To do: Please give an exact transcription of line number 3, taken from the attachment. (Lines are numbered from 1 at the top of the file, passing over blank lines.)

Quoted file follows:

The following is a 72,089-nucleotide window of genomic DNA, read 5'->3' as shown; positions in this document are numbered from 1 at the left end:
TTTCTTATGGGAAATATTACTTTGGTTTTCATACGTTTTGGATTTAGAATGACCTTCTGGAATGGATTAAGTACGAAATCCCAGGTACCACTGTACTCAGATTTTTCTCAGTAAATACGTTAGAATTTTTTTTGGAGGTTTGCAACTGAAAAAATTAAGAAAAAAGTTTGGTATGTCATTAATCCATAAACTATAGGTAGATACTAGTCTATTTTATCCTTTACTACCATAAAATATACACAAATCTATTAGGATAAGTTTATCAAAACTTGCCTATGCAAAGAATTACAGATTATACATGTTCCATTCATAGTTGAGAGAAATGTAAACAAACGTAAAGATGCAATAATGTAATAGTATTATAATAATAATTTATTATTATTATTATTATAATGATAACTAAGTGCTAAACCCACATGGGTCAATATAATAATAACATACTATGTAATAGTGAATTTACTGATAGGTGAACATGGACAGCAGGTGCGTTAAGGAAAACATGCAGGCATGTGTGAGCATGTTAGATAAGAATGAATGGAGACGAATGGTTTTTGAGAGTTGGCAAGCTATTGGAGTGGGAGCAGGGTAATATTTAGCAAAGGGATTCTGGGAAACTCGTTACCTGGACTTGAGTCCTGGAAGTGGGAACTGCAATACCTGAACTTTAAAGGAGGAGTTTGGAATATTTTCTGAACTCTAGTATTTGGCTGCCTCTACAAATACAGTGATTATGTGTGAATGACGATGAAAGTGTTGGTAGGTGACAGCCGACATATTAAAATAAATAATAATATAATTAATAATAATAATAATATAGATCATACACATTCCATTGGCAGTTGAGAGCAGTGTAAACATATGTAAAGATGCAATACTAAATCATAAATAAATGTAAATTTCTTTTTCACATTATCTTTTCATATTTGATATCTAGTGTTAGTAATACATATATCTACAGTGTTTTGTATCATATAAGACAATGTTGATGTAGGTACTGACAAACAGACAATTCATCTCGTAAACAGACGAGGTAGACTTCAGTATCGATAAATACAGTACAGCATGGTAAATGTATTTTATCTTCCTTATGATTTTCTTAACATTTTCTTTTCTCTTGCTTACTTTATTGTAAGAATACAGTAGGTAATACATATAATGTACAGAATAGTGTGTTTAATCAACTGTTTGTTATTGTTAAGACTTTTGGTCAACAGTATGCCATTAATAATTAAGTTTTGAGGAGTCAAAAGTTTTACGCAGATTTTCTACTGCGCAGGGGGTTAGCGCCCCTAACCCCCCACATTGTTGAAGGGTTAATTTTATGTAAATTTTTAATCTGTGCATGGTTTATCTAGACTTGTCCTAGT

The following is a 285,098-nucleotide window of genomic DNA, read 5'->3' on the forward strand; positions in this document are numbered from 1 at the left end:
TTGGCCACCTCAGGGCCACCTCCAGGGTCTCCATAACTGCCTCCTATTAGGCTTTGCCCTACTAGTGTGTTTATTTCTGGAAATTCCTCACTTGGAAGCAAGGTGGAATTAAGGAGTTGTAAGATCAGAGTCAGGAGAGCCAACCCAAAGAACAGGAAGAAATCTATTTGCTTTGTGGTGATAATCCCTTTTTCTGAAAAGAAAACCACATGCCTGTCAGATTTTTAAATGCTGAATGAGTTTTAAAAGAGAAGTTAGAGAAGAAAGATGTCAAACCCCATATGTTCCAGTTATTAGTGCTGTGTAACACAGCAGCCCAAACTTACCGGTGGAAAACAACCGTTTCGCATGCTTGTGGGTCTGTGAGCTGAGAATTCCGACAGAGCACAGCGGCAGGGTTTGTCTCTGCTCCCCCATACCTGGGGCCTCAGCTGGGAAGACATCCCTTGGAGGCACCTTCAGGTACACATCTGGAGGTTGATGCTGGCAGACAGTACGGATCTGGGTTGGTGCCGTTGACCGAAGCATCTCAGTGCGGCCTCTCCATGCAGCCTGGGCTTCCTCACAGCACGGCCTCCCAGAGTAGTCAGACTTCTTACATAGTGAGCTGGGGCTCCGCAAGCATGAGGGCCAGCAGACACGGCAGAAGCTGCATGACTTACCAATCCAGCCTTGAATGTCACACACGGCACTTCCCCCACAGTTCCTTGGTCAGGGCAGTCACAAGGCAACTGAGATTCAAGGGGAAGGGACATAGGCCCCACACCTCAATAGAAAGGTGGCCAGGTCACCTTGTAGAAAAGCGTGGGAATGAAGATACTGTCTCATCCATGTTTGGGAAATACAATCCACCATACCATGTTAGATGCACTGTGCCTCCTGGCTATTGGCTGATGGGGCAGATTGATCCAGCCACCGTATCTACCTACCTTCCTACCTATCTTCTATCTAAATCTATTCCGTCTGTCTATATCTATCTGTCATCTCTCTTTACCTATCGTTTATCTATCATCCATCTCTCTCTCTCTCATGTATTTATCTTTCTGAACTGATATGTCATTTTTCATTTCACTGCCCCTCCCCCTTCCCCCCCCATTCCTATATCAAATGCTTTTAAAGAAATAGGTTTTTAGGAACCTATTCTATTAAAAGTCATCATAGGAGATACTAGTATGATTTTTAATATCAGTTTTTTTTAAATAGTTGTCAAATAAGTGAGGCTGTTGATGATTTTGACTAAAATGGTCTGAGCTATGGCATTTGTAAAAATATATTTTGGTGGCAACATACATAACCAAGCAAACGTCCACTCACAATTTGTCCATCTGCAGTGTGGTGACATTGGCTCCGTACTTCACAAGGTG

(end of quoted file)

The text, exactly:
The following is a 285,098-nucleotide window of genomic DNA, read 5'->3' on the forward strand; positions in this document are numbered from 1 at the left end: